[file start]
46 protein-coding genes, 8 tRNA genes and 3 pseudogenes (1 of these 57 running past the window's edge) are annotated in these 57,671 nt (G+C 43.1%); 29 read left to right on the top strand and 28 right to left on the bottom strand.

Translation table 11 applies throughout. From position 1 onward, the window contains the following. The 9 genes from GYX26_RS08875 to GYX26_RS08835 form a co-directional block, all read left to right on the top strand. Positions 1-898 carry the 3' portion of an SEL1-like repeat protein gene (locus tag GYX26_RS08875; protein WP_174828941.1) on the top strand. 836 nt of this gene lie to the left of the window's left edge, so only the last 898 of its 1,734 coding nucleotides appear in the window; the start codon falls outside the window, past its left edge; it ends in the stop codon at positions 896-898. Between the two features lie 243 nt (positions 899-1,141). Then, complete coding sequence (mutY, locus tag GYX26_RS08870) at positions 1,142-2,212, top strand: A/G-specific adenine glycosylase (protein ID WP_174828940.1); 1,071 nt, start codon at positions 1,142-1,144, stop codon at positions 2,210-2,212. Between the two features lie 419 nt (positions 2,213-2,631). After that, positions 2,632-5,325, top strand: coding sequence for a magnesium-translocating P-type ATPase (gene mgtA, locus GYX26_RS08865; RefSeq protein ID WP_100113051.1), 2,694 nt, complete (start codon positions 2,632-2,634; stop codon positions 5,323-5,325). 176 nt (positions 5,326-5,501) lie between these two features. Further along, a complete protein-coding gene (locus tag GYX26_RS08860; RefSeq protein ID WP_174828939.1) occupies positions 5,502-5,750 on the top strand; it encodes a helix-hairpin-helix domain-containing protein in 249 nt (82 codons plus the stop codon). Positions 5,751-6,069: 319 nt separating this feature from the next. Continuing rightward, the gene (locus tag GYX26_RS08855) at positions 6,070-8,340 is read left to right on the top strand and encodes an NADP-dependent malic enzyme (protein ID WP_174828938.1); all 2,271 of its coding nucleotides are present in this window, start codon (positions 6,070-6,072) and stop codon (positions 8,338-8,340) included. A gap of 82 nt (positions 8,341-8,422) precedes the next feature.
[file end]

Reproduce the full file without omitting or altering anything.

46 protein-coding genes, 8 tRNA genes and 3 pseudogenes (1 of these 57 running past the window's edge) are annotated in these 57,671 nt (G+C 43.1%); 29 read left to right on the top strand and 28 right to left on the bottom strand.

Translation table 11 applies throughout. From position 1 onward, the window contains the following. The 9 genes from GYX26_RS08875 to GYX26_RS08835 form a co-directional block, all read left to right on the top strand. Positions 1-898 carry the 3' portion of an SEL1-like repeat protein gene (locus tag GYX26_RS08875; protein WP_174828941.1) on the top strand. 836 nt of this gene lie to the left of the window's left edge, so only the last 898 of its 1,734 coding nucleotides appear in the window; the start codon falls outside the window, past its left edge; it ends in the stop codon at positions 896-898. Between the two features lie 243 nt (positions 899-1,141). Then, complete coding sequence (mutY, locus tag GYX26_RS08870) at positions 1,142-2,212, top strand: A/G-specific adenine glycosylase (protein ID WP_174828940.1); 1,071 nt, start codon at positions 1,142-1,144, stop codon at positions 2,210-2,212. Between the two features lie 419 nt (positions 2,213-2,631). After that, positions 2,632-5,325, top strand: coding sequence for a magnesium-translocating P-type ATPase (gene mgtA, locus GYX26_RS08865; RefSeq protein ID WP_100113051.1), 2,694 nt, complete (start codon positions 2,632-2,634; stop codon positions 5,323-5,325). 176 nt (positions 5,326-5,501) lie between these two features. Further along, a complete protein-coding gene (locus tag GYX26_RS08860; RefSeq protein ID WP_174828939.1) occupies positions 5,502-5,750 on the top strand; it encodes a helix-hairpin-helix domain-containing protein in 249 nt (82 codons plus the stop codon). Positions 5,751-6,069: 319 nt separating this feature from the next. Continuing rightward, the gene (locus tag GYX26_RS08855) at positions 6,070-8,340 is read left to right on the top strand and encodes an NADP-dependent malic enzyme (protein ID WP_174828938.1); all 2,271 of its coding nucleotides are present in this window, start codon (positions 6,070-6,072) and stop codon (positions 8,338-8,340) included. A gap of 82 nt (positions 8,341-8,422) precedes the next feature.